By law, patrons must be over the age of 21 to purchase alcohol at any Asheville-area taproom, but as frequenters of such establishments well know, individuals who don’t meet that requirement often accompany legal adults out for a drink. Local breweries are welcoming across the board to families who bring children with them, and big, sprawling lawns at New Belgium Brewing Co. and Highland Brewing Co. are particularly welcoming for little ones wanting to run around and have fun with friends.
At the same time, several taprooms offer safe havens for those who would prefer to enjoy their beverages without youngsters present, including Highland’s rooftop bar — limited to those of legal age — and Wedge Brewing Co.’s 8 p.m. curfew for underage guests and other guidelines for families to follow.
Also frequently in tow are pets, though the rules with them are slightly more complicated than with children. Because North Carolina taprooms get permits the same way as restaurants — basically for offering reusable glassware — pets are not allowed inside, with the exception of licensed service animals. Dan Rossow, taproom manager at Wise Man Brewing in Winston-Salem, is spearheading efforts to enact change in the legislation.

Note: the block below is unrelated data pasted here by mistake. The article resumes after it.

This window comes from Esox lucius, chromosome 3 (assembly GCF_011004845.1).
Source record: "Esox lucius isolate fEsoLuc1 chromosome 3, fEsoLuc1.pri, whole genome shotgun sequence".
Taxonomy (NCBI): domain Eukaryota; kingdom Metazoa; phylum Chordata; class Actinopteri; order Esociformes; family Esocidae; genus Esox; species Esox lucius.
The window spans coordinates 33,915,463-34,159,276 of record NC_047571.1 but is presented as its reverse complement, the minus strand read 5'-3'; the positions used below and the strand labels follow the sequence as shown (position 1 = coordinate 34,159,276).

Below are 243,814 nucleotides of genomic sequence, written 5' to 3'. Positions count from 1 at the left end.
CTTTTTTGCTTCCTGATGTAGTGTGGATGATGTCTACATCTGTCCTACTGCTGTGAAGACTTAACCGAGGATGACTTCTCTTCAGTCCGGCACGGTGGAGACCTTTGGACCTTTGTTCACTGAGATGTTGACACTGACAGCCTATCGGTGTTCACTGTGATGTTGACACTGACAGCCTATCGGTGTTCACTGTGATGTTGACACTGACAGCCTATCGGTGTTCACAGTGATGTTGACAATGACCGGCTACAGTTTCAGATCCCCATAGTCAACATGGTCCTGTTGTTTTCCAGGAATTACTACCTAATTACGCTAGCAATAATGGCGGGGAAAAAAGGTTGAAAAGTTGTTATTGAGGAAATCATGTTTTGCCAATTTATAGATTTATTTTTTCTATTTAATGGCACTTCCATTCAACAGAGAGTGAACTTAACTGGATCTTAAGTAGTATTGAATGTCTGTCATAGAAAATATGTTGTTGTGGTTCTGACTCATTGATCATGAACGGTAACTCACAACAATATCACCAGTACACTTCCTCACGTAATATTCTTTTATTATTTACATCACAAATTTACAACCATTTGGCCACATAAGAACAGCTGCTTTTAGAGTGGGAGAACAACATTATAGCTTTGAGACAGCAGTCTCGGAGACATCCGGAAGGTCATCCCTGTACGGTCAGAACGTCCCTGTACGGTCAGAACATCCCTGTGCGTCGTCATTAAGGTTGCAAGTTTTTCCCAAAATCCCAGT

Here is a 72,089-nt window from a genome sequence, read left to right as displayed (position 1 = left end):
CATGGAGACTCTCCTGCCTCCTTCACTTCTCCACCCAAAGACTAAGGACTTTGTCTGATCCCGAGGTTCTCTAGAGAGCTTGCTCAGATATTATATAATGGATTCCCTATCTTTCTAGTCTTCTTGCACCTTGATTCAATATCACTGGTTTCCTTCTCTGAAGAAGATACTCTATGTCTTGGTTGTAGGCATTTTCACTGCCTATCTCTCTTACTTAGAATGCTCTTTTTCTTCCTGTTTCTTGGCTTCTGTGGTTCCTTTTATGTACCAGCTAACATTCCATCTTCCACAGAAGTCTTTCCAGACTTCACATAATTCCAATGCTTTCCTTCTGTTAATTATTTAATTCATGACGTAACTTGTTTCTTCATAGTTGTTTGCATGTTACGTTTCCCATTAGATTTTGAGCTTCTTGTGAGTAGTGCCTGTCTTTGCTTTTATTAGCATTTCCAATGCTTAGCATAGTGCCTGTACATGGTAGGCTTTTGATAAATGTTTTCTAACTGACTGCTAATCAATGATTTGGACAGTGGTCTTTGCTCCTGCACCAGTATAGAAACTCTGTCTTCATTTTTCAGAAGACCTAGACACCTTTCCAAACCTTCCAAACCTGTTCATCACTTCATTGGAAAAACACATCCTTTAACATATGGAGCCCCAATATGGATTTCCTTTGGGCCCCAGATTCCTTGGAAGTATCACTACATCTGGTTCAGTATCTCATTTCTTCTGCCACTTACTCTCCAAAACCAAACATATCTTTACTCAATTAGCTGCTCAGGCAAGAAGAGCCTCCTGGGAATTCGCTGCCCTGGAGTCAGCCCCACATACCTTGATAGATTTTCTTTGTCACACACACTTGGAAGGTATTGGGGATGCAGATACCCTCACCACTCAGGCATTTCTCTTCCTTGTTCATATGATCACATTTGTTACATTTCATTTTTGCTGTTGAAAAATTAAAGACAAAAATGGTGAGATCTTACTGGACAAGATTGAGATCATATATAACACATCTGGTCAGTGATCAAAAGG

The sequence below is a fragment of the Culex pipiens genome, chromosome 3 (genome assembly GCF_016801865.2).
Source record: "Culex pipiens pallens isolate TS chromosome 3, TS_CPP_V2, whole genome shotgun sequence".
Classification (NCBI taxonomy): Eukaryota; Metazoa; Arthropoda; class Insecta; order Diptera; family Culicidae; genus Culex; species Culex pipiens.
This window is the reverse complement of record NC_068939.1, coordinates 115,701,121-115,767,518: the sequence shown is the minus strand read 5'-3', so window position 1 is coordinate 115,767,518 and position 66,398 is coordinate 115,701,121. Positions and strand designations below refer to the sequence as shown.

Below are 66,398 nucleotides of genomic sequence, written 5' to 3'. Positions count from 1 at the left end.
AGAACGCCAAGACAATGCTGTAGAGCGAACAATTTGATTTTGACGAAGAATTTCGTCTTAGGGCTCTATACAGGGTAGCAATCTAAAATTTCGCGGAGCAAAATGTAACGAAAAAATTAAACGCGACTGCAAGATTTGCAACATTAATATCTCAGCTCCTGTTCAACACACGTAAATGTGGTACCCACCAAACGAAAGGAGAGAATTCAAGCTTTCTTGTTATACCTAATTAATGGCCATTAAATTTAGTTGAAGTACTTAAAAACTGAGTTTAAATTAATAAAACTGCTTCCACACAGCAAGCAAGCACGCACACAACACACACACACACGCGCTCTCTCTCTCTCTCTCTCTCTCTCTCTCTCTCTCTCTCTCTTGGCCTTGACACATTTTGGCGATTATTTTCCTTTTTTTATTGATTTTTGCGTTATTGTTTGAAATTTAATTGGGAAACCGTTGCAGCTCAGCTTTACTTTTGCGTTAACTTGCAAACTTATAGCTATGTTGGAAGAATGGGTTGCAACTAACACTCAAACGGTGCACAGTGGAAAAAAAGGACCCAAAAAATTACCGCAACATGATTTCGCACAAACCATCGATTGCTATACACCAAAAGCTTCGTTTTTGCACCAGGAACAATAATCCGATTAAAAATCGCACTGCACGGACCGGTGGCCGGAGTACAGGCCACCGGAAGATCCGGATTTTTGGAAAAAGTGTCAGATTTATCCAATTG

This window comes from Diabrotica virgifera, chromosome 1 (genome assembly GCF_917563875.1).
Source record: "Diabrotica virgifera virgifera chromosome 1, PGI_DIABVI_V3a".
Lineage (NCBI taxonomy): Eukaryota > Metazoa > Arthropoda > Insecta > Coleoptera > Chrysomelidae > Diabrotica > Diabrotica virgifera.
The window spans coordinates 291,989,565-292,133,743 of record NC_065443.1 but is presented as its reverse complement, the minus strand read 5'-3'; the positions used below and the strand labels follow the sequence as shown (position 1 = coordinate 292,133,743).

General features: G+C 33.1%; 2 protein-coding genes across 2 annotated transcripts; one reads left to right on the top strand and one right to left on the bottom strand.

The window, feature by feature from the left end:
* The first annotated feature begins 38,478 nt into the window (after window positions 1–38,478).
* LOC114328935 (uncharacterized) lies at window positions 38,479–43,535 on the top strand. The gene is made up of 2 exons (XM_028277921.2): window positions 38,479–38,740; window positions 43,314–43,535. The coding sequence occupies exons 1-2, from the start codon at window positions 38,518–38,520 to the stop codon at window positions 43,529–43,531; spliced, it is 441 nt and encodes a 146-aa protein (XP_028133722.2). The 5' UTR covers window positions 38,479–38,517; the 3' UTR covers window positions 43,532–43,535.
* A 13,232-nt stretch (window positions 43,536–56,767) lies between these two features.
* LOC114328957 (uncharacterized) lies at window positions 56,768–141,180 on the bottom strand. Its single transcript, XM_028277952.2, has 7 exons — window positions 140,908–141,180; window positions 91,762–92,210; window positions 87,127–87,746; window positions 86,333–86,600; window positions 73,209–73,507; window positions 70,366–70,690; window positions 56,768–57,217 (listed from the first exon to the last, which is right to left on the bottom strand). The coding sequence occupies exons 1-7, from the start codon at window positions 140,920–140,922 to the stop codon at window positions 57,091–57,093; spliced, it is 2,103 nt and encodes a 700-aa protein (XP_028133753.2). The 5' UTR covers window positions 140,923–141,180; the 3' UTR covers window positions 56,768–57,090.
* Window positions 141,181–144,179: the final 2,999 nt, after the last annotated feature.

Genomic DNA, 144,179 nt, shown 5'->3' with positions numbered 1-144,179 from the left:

Outdoor spaces at breweries are legally fine, albeit at the business owners’ discretion. In the case of Brouwerïj Cursus Kĕmē, located on the banks of the Swannanoa River, the property is home to an array of wildlife whose preservation led brewer/owner Jeffrey Horner to reluctantly prioritize over his customers’ animal companions.
“It was a tough choice to make because everyone wants to bring their pets when they go relax and enjoy themselves, but the property can’t facilitate that,” Horner says. “I dragged my feet as long as I possibly could about making that decision, and when I made it, it was without joy.”